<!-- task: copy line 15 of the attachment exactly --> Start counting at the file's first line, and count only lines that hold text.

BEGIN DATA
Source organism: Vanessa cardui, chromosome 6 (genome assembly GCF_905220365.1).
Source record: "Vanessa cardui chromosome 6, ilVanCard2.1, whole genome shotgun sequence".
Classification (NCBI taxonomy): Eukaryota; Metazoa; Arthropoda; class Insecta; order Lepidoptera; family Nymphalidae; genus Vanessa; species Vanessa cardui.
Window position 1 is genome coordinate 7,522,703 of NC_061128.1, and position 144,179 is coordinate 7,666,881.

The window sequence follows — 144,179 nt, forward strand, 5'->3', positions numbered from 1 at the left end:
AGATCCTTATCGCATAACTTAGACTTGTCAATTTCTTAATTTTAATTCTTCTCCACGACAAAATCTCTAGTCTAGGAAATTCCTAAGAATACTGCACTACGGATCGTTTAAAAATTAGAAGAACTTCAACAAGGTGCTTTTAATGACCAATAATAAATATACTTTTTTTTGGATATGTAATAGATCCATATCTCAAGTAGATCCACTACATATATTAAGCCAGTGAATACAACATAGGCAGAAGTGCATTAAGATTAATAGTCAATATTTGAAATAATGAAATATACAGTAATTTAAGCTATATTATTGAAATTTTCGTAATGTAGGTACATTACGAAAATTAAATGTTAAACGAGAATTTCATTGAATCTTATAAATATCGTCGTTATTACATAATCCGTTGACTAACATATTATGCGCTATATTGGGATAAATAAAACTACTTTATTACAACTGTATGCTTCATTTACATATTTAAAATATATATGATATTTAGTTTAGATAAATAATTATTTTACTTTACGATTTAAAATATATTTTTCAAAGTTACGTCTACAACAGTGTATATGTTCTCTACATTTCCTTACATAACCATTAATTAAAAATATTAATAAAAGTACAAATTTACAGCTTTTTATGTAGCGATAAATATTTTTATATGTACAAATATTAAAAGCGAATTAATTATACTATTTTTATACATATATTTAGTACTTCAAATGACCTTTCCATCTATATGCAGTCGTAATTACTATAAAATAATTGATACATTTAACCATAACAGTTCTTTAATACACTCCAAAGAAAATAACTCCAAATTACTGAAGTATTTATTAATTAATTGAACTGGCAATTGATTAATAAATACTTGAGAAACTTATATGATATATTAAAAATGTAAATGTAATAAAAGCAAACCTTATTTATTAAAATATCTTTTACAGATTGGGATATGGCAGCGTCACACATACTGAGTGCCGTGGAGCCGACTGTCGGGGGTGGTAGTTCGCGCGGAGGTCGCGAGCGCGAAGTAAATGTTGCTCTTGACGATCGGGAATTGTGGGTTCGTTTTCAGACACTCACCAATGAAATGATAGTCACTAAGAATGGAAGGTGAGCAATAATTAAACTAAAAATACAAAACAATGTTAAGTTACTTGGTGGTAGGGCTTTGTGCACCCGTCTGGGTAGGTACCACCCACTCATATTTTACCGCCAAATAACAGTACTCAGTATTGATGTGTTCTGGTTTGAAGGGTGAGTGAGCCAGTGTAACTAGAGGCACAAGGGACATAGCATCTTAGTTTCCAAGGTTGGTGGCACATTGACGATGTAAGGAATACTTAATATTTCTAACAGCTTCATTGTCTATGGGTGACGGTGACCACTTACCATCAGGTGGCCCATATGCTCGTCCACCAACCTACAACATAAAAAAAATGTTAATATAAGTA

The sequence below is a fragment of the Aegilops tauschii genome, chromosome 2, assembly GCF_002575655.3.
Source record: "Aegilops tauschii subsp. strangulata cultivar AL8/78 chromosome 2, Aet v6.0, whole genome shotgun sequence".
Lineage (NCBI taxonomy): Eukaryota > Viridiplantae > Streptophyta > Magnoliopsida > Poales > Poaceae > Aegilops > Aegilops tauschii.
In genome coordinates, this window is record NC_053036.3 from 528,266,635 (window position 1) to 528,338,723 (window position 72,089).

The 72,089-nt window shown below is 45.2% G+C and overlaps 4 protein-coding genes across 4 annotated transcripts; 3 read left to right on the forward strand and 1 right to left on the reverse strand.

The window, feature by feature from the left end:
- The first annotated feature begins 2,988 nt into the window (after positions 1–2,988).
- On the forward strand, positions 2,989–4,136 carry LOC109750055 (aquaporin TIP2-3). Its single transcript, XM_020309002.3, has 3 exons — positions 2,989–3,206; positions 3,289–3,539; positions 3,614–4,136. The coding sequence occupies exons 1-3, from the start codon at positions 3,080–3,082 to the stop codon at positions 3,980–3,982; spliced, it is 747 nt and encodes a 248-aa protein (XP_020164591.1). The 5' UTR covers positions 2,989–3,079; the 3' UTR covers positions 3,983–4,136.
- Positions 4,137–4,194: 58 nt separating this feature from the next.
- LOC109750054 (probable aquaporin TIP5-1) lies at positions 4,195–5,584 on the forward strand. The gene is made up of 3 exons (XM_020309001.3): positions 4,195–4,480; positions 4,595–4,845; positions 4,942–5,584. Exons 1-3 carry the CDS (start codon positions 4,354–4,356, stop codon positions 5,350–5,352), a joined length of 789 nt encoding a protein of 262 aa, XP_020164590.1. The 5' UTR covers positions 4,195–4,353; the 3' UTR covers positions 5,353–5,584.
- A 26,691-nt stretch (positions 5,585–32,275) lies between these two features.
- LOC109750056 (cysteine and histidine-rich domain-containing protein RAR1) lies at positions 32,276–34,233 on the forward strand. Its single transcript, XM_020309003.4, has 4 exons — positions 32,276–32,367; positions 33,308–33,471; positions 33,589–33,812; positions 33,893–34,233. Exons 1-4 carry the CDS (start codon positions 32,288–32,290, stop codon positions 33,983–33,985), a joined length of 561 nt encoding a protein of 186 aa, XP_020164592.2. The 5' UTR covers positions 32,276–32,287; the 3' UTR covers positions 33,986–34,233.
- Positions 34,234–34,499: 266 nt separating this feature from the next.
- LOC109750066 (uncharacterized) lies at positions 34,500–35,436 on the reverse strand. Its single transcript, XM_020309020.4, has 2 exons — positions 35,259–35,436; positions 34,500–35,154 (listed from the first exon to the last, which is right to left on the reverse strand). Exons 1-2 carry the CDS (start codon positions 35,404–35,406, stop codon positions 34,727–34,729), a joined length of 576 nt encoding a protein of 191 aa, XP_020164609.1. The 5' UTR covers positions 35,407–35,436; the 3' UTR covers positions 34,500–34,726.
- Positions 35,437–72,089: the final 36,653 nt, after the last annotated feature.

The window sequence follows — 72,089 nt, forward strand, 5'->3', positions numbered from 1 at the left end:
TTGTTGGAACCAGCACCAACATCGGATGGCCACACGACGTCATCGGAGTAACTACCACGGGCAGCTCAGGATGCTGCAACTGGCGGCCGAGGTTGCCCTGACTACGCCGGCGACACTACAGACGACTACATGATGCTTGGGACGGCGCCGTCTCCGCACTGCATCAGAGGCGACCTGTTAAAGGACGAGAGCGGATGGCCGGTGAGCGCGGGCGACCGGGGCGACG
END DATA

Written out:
- Positions 4,137–4,194: 58 nt separating this feature from the next.